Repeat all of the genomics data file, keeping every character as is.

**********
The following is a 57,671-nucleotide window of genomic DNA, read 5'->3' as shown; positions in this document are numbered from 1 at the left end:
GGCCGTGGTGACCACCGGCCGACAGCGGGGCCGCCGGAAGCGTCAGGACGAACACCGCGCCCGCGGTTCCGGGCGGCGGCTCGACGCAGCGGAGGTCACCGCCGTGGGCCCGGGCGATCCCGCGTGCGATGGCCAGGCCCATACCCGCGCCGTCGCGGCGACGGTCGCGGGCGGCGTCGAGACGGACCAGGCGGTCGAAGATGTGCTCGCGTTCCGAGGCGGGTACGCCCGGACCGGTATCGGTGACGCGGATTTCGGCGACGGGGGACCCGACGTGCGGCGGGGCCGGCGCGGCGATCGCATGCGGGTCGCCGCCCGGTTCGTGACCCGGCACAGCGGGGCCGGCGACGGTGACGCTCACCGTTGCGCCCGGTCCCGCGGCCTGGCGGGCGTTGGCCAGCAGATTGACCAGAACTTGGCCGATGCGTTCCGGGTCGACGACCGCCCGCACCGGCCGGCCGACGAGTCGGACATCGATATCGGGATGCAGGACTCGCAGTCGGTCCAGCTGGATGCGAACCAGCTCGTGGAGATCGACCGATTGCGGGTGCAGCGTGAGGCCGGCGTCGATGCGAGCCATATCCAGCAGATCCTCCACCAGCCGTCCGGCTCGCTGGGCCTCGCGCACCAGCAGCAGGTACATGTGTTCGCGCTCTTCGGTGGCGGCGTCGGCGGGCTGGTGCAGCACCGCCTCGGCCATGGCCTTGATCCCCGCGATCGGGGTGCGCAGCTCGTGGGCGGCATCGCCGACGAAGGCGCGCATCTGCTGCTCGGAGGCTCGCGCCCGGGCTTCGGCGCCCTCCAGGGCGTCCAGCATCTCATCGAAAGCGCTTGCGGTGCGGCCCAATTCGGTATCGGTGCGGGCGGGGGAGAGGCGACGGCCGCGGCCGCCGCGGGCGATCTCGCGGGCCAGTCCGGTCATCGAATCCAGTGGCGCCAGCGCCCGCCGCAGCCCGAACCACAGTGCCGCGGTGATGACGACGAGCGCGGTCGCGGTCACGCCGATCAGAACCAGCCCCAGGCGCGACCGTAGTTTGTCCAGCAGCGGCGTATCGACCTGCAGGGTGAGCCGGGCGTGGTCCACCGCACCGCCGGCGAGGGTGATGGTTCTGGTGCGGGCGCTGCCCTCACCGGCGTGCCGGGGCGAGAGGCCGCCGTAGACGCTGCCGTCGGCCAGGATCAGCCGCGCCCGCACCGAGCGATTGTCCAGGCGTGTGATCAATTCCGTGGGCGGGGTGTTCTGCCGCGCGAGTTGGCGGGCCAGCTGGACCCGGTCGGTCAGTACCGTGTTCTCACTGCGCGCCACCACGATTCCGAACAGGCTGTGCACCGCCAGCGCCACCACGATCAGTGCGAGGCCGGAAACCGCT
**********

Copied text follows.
The following is a 57,671-nucleotide window of genomic DNA, read 5'->3' as shown; positions in this document are numbered from 1 at the left end:
GGCCGTGGTGACCACCGGCCGACAGCGGGGCCGCCGGAAGCGTCAGGACGAACACCGCGCCCGCGGTTCCGGGCGGCGGCTCGACGCAGCGGAGGTCACCGCCGTGGGCCCGGGCGATCCCGCGTGCGATGGCCAGGCCCATACCCGCGCCGTCGCGGCGACGGTCGCGGGCGGCGTCGAGACGGACCAGGCGGTCGAAGATGTGCTCGCGTTCCGAGGCGGGTACGCCCGGACCGGTATCGGTGACGCGGATTTCGGCGACGGGGGACCCGACGTGCGGCGGGGCCGGCGCGGCGATCGCATGCGGGTCGCCGCCCGGTTCGTGACCCGGCACAGCGGGGCCGGCGACGGTGACGCTCACCGTTGCGCCCGGTCCCGCGGCCTGGCGGGCGTTGGCCAGCAGATTGACCAGAACTTGGCCGATGCGTTCCGGGTCGACGACCGCCCGCACCGGCCGGCCGACGAGTCGGACATCGATATCGGGATGCAGGACTCGCAGTCGGTCCAGCTGGATGCGAACCAGCTCGTGGAGATCGACCGATTGCGGGTGCAGCGTGAGGCCGGCGTCGATGCGAGCCATATCCAGCAGATCCTCCACCAGCCGTCCGGCTCGCTGGGCCTCGCGCACCAGCAGCAGGTACATGTGTTCGCGCTCTTCGGTGGCGGCGTCGGCGGGCTGGTGCAGCACCGCCTCGGCCATGGCCTTGATCCCCGCGATCGGGGTGCGCAGCTCGTGGGCGGCATCGCCGACGAAGGCGCGCATCTGCTGCTCGGAGGCTCGCGCCCGGGCTTCGGCGCCCTCCAGGGCGTCCAGCATCTCATCGAAAGCGCTTGCGGTGCGGCCCAATTCGGTATCGGTGCGGGCGGGGGAGAGGCGACGGCCGCGGCCGCCGCGGGCGATCTCGCGGGCCAGTCCGGTCATCGAATCCAGTGGCGCCAGCGCCCGCCGCAGCCCGAACCACAGTGCCGCGGTGATGACGACGAGCGCGGTCGCGGTCACGCCGATCAGAACCAGCCCCAGGCGCGACCGTAGTTTGTCCAGCAGCGGCGTATCGACCTGCAGGGTGAGCCGGGCGTGGTCCACCGCACCGCCGGCGAGGGTGATGGTTCTGGTGCGGGCGCTGCCCTCACCGGCGTGCCGGGGCGAGAGGCCGCCGTAGACGCTGCCGTCGGCCAGGATCAGCCGCGCCCGCACCGAGCGATTGTCCAGGCGTGTGATCAATTCCGTGGGCGGGGTGTTCTGCCGCGCGAGTTGGCGGGCCAGCTGGACCCGGTCGGTCAGTACCGTGTTCTCACTGCGCGCCACCACGATTCCGAACAGGCTGTGCACCGCCAGCGCCACCACGATCAGTGCGAGGCCGGAAACCGCT